Chicago International Film Festival, Day 2: '12 Days' and 'Last Flag Flying'
“12 Days,” a documentary by French filmmaker Raymond Depardon (“Journal de France”), is a bore. Even at under 90 minutes, the film feels like a painful marathon. In “12 Days,” Depardon trains his eye on an odd quirk of the French legal system: When an individual is brought into a psychiatric ward, likely against his or her will, after 12 days the individual is brought before a judge, who determines whether the inmate will stay or will be released. “12 Days” is largely restricted to capturing the proceedings of these semi-trials.
In these interviews, the patients remain closed, or more rarely open up. They may be confessional, they may lie. Each patient is given an anonymity that cloaks his or her true feelings. But this is a psychiatric ward, after all. After we hear one patient ramble about being a part of the holy trinity, the judge mentions that he had murdered his father. Depardon’s documentary invites viewers to question the desirability, let alone legality, of a system that ostensibly lets its captives determine their fate, while allowing a largely removed judge to ultimately make the call. Some cases are open and shut, one or two in particular are heartbreaking. A few have rather grisly and painful details.
But while the film’s subject matter and the questions about civil liberties it raises are vital, Depardon can’t rely on topicality alone to create a compelling film. Each interview session, through editing, lasts around seven minutes, but many feel like an eternity. We hear a modestly made plea, a great deal of incoherence, a summary from a lawyer and a reliably sober judge’s decision. Monotonous and languorous, “12 Days” lays the foundation for critical non-fiction work but forgets to make it interesting. Other direct cinema documentaries of the sort, such as Frederick Wiseman’s latest masterwork, “Ex Libris,” mine a large collection of footage for the best material. It seems Depardon only shot 87 minutes of film and cut nothing.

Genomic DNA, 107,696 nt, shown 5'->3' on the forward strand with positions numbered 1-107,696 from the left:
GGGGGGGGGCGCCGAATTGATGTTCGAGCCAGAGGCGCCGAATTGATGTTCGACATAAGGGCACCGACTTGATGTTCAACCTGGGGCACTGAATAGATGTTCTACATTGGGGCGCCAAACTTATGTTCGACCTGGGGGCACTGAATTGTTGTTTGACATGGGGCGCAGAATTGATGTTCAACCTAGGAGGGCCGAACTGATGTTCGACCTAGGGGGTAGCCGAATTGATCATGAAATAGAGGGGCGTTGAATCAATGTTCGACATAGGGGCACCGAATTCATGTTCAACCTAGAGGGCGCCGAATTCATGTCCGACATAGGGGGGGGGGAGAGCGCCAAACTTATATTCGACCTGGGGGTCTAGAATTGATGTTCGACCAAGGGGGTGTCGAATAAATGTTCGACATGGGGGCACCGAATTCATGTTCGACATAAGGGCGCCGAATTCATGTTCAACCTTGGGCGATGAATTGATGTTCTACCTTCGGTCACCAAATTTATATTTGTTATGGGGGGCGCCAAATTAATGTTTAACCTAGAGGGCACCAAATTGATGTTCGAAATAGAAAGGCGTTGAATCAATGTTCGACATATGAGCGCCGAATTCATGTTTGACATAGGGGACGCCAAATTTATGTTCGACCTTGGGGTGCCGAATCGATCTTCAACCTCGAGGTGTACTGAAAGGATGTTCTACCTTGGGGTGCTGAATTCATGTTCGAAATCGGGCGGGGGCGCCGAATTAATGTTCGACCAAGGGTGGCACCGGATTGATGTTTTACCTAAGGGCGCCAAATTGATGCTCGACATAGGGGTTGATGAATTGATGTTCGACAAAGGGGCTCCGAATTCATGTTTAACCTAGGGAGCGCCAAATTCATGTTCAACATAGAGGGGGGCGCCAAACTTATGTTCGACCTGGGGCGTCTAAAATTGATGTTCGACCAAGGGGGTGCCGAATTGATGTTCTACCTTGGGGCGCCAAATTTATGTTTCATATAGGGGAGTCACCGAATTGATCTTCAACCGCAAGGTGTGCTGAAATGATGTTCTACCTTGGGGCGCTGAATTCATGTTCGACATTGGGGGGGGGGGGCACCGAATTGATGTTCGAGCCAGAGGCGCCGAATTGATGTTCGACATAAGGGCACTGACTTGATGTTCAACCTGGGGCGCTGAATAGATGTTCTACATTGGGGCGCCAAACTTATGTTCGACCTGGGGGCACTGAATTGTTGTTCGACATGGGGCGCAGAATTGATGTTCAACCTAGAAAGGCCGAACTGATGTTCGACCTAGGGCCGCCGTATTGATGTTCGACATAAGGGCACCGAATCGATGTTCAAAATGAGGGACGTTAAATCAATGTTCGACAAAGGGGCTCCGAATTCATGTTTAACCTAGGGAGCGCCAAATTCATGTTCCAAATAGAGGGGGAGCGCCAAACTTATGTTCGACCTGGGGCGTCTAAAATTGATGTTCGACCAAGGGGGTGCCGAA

Though it doesn’t justify sitting down for the full 87 minutes, three almost otherwise silent interludes, scored by Oscar-winner Alexandre Desplat (“The Grand Budapest Hotel”) are splendid and almost poetic in their minimalism. Depardon, after a number of interviews, looks to the facility’s grounds outdoors to see a man, not quite lost but certainly confused, walking in circles; toward the end he examines the entryway to a store and the rolling grass of the facility’s main square; after the last interview, he captures a gorgeous mist-laden twilight. Desplat’s score, which unfortunately only plays in these scenes, is haunting, composed mostly of despair but with a tinge of hope and uplift, like the facility’s inmates.
The first American film I saw at the Festival, aside from “The Florida Project,” which wasn’t playing at the Festival but was playing at the same theater, was “Last Flag Flying,” a follow-up to “The Last Detail,” a 1973 film directed by Hal Ashby. In “The Last Detail,” two men in the Navy (played by Jack Nicholson and Otis Young) are tasked with escorting a much younger third (played by Randy Quaid) to a Navy prison to serve an eight-year sentence for petty theft. Given a per diem and seven days to make a four-day trip, the two sailors plan on spending much of their money and time on the way back. But when they start to develop a liking for the young shipman, they decide to, in their parlance, show him a good time.